2. I’ve come to appreciate the playoff structure of MLS. I actually prefer it to the promotion/relegation scheme used elsewhere. One of the arguments for pro/rel is that it adds excitement to the end of the season, by which point there may be only a couple teams battling it out for top of the table. However, a race to see which of the suckiest teams is the least suckiest doesn’t excite me personally. With the MLS playoff structure, most teams have something to play for as the season winds down. The suckier teams are battling it out to get above that red line. And the better teams still have something to play for as they jockey for home field advantage, or a bye in the knockout round. There is plenty of intrigue going into these final weeks of the MLS season.

    • A race to see which of the suckiest teams is the suckiest team—- is so intriguing to me on many levels and I could literally write 2000 words on it but I’m going to try to speak to just two points you raise and ask you for genuine reflection.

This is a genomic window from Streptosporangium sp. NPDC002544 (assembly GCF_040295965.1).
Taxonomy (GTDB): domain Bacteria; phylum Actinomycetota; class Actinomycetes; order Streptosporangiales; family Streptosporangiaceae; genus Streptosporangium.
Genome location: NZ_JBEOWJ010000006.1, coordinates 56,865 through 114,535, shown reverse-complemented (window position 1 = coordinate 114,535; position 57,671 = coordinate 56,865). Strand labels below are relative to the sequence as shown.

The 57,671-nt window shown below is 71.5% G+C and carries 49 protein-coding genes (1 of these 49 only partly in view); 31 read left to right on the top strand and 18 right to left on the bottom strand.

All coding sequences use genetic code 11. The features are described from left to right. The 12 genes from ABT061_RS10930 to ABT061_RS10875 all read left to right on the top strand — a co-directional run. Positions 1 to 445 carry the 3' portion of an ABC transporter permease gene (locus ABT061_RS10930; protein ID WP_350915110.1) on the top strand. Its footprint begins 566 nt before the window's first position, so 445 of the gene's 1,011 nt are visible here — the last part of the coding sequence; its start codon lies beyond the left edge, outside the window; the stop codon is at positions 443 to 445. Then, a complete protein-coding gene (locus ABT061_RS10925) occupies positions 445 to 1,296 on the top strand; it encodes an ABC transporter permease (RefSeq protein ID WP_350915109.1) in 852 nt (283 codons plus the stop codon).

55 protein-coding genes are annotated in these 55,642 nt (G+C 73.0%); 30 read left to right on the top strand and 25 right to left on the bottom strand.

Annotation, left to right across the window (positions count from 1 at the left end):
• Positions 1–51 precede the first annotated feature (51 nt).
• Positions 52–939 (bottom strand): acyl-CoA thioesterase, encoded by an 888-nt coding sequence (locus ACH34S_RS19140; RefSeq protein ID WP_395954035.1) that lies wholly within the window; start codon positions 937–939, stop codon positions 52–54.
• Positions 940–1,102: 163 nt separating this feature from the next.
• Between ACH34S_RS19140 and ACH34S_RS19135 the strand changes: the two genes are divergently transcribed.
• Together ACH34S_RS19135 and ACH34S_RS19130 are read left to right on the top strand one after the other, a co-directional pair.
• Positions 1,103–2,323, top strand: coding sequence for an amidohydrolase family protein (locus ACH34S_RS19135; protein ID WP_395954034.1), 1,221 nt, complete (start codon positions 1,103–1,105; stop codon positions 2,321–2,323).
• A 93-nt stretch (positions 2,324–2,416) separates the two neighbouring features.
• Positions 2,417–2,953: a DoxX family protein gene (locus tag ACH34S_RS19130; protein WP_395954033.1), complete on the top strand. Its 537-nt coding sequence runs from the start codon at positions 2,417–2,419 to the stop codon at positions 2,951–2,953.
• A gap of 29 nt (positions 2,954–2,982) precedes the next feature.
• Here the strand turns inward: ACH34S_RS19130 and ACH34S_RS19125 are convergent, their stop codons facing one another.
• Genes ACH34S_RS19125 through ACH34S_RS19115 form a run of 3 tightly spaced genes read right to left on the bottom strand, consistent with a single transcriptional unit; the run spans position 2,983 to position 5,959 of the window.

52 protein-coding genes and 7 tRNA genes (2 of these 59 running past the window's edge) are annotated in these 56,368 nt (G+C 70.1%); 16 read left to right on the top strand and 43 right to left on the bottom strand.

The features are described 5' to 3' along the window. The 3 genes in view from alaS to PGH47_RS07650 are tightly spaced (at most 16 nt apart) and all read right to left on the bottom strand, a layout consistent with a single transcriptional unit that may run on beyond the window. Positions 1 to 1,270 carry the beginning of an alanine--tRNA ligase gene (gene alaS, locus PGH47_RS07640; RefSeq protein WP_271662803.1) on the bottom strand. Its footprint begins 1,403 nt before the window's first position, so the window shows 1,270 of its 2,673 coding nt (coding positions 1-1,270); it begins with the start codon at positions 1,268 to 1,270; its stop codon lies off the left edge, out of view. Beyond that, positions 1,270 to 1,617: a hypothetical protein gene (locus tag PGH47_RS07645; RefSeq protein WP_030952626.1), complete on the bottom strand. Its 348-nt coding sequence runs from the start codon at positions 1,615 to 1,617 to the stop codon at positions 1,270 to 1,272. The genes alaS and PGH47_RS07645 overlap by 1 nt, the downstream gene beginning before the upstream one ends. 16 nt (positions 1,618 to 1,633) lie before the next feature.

…RE: the bottom teams of any top league … in any given properly structured system of which there are upwards of 400 first teams… to be in the top tier alone means you are one of the best 20 and there is honor in that…. being mid table in these leagues and knocking off the Giant clubs occasionally strengthens a fanbase….so I would choose more carefully the words suckiest teams because you couldn’t be any more wrong.
      RE: the MLS playoff structure vs bottom of table… lets see, for roughly 4-6 teams in the bottom of table, the final 3 games or so they play mean nothing… nothing at all…games for PRIDE as Jason Kries says… meanwhile in these other properly functioning open systems the teams and fans fighting TOGETHER for their right to stay in the top division live and die with each excruciating point won or lost over the final weeks of the season … but hey man…. WORLDVIEW.